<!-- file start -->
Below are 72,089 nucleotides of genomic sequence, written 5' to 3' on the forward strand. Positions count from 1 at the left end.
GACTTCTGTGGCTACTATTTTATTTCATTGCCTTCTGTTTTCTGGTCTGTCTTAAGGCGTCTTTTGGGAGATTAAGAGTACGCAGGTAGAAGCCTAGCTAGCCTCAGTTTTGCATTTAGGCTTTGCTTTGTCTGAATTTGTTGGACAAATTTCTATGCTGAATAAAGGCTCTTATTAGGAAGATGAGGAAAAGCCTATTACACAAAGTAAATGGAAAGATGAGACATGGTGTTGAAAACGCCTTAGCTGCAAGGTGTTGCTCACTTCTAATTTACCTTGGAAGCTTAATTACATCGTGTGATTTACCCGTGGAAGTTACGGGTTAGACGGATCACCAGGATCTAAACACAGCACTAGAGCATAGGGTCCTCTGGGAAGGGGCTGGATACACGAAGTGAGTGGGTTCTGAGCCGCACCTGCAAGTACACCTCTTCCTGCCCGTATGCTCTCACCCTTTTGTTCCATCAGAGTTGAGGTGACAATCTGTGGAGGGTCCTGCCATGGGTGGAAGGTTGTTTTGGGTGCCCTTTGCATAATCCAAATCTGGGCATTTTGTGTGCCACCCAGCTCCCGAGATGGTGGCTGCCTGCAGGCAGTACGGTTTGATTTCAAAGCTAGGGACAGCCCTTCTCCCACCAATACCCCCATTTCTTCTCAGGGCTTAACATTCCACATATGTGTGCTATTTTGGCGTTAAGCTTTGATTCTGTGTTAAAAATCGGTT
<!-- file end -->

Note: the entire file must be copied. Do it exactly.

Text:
Below are 72,089 nucleotides of genomic sequence, written 5' to 3' on the forward strand. Positions count from 1 at the left end.
GACTTCTGTGGCTACTATTTTATTTCATTGCCTTCTGTTTTCTGGTCTGTCTTAAGGCGTCTTTTGGGAGATTAAGAGTACGCAGGTAGAAGCCTAGCTAGCCTCAGTTTTGCATTTAGGCTTTGCTTTGTCTGAATTTGTTGGACAAATTTCTATGCTGAATAAAGGCTCTTATTAGGAAGATGAGGAAAAGCCTATTACACAAAGTAAATGGAAAGATGAGACATGGTGTTGAAAACGCCTTAGCTGCAAGGTGTTGCTCACTTCTAATTTACCTTGGAAGCTTAATTACATCGTGTGATTTACCCGTGGAAGTTACGGGTTAGACGGATCACCAGGATCTAAACACAGCACTAGAGCATAGGGTCCTCTGGGAAGGGGCTGGATACACGAAGTGAGTGGGTTCTGAGCCGCACCTGCAAGTACACCTCTTCCTGCCCGTATGCTCTCACCCTTTTGTTCCATCAGAGTTGAGGTGACAATCTGTGGAGGGTCCTGCCATGGGTGGAAGGTTGTTTTGGGTGCCCTTTGCATAATCCAAATCTGGGCATTTTGTGTGCCACCCAGCTCCCGAGATGGTGGCTGCCTGCAGGCAGTACGGTTTGATTTCAAAGCTAGGGACAGCCCTTCTCCCACCAATACCCCCATTTCTTCTCAGGGCTTAACATTCCACATATGTGTGCTATTTTGGCGTTAAGCTTTGATTCTGTGTTAAAAATCGGTT